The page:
Links Mentioned in This Episode

Like what you hear?

Transcript (or Roughly So)

Intro, Part One

Hey everyone, this is Tammie Painter and you’re listening to the Book Owl Podcast, the podcast where I entertain your inner book nerd with tales of quirky books and literary lore.

So this time around we’re looking at a special type of reading. Or rather, we’re not going to look at it, we’re going to get a feel for it. Because this type of reading isn’t done with the eyes. It’s not done with the ears. It’s done with the fingertips. And in some ways, we have Napoleon to thank for it.

Cheesy Sales Pitch

But before we jump into that I just have one quick reminder. If you’re listening to this episode on the day of its release, that would be 28 January 2021, or soon after, you have just a couple days left to grab the first box set of my historical fantasy series The Osteria Chronicles for a mere 99c.

This set includes The Trials of Hercules, The Voyage of Heroes, and The Maze of Minos and the sale ends on the 31st, so don’t dilly dally if you want to nab this deal. And of course, the links you need will be in the show notes.

Alright, onto the episode.

Intro, Part Two

So Happy Braille Literacy Month, everyone! That’s right, January is all about bringing awareness to this fascinating form of reading and writing. Why January? Well, because the creator of braille, Louis Braille (which I’m just going to say braille from now on so you don’t have to endure my horrible French) was born on 4 January 1809. 

Oh, and if you really want to get your braille celebrations going, you should have also celebrated World Braille Day which took place earlier in the month on Louis’s birthday. What? You missed it? Well, just be sure to mark it on your calendar for next year because I think once you hear how braille came to be, and the struggle it took to get it adopted, you might have a little more appreciation for it.

Warning

Now before we get too far into this episode, I’m going to say I’m not really great on my politically correct terms for things, so I will be using the word “blind” when referring to people who can’t see well or can’t see at all. So forewarning if that sort of thing offends you.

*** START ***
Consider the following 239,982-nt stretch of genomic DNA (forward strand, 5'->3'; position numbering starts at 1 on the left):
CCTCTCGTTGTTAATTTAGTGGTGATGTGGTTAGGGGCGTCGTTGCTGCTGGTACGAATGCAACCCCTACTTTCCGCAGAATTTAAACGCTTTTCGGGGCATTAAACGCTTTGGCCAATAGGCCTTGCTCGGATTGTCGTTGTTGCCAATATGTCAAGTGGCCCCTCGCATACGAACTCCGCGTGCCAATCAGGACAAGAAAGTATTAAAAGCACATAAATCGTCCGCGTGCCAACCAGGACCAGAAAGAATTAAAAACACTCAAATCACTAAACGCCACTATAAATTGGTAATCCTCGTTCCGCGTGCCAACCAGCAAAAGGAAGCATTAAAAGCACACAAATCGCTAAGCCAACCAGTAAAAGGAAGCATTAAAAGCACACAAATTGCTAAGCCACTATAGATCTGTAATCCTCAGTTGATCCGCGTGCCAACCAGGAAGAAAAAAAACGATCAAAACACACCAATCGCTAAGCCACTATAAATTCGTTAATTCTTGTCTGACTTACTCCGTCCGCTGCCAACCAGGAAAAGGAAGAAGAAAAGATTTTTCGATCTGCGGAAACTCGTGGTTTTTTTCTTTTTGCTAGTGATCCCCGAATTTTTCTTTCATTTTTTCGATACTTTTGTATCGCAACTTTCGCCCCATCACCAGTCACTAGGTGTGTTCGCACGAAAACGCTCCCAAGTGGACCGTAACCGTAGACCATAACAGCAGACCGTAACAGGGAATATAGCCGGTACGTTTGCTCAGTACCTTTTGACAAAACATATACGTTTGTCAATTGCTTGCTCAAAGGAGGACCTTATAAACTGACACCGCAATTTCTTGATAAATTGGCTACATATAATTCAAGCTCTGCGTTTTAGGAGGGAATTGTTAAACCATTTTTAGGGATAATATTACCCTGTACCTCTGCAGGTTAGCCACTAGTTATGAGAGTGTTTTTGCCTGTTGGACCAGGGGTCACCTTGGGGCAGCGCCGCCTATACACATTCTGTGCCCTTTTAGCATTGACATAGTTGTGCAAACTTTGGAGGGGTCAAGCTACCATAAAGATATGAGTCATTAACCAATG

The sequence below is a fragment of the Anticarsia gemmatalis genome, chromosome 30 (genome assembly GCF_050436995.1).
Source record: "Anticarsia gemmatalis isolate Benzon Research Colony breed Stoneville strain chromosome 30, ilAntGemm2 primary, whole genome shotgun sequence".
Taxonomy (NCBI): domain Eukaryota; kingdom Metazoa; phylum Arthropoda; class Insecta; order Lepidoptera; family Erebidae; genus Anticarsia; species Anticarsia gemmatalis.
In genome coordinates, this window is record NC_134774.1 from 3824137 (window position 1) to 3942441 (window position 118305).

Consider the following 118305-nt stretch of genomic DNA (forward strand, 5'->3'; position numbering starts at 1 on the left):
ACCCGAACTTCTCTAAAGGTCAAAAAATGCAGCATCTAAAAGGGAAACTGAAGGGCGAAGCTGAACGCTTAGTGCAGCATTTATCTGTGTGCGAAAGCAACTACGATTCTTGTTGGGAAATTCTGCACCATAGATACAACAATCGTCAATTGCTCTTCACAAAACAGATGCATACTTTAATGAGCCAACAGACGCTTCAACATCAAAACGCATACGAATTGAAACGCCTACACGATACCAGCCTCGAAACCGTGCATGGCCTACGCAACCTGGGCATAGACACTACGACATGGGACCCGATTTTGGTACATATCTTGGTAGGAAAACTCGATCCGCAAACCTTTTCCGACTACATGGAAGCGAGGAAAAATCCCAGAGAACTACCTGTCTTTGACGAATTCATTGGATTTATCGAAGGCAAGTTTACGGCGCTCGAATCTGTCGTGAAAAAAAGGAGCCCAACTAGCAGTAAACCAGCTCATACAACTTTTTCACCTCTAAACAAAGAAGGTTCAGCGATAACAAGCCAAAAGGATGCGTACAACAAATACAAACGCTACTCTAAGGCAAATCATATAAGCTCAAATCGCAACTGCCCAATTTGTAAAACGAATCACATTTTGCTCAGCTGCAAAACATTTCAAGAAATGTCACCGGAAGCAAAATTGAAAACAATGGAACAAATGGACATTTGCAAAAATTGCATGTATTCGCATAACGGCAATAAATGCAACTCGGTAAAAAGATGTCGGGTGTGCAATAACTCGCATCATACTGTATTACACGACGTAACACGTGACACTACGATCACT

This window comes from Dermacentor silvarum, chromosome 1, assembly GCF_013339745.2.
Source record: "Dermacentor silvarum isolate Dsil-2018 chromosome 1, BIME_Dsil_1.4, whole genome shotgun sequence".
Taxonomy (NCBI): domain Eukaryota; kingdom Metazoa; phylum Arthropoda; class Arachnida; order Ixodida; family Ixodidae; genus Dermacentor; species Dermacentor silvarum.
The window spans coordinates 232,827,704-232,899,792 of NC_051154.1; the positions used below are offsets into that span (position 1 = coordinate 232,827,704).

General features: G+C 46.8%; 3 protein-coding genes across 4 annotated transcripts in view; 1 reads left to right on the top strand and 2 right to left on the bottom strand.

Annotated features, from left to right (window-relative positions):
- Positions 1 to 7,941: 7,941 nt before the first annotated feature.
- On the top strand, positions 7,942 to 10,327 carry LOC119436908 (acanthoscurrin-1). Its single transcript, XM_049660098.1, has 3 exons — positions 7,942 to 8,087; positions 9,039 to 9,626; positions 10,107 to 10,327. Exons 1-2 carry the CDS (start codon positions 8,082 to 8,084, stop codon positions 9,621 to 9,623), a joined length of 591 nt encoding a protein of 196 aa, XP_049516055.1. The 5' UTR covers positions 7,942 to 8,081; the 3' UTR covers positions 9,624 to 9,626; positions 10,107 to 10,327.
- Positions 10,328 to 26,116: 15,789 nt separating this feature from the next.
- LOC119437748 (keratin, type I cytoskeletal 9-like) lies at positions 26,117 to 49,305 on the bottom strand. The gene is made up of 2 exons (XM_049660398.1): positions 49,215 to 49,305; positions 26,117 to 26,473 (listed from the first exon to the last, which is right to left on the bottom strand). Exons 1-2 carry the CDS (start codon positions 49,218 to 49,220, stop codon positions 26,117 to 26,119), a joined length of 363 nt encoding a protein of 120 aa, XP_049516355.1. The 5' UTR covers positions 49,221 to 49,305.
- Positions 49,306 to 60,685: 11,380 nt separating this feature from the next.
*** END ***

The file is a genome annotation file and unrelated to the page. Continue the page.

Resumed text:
Okay, let’s get into this dotty madness.

A Quick Bit About Braille

I’m sure most listeners have come across braille writing some time in their lives. Of course I’m a big old word nerd, so I’ve always been fascinated by it and can’t resist running my fingers over it when ever I find a plaque, or a directory, or some museum signage that has a braille option. I simply can’t fathom how a person’s fingers interpret those dots into words, and when I can’t figure something out, it intrigues me even more.

But just in case you don’t have clue what braille is, it’s a block of raised dots that represent letters or groups of letters or sometimes entire words that are commonly used such as the, and, but, and that sort of thing.

The reader reads left to right, typically by running both index fingers over the dots. And each of these blocks consists of six dots that are arranged in two columns with three dots in each column, so imagine how the number six looks on dice. The letter or letter grouping then depends on which dots in that block are raised and which aren’t.

And braille isn’t its own language, its more of a translation. Which means it basically takes the letters and words of say English or French or German and transcribes them into these blocks of dots that can be read with your English, French, or German fingertips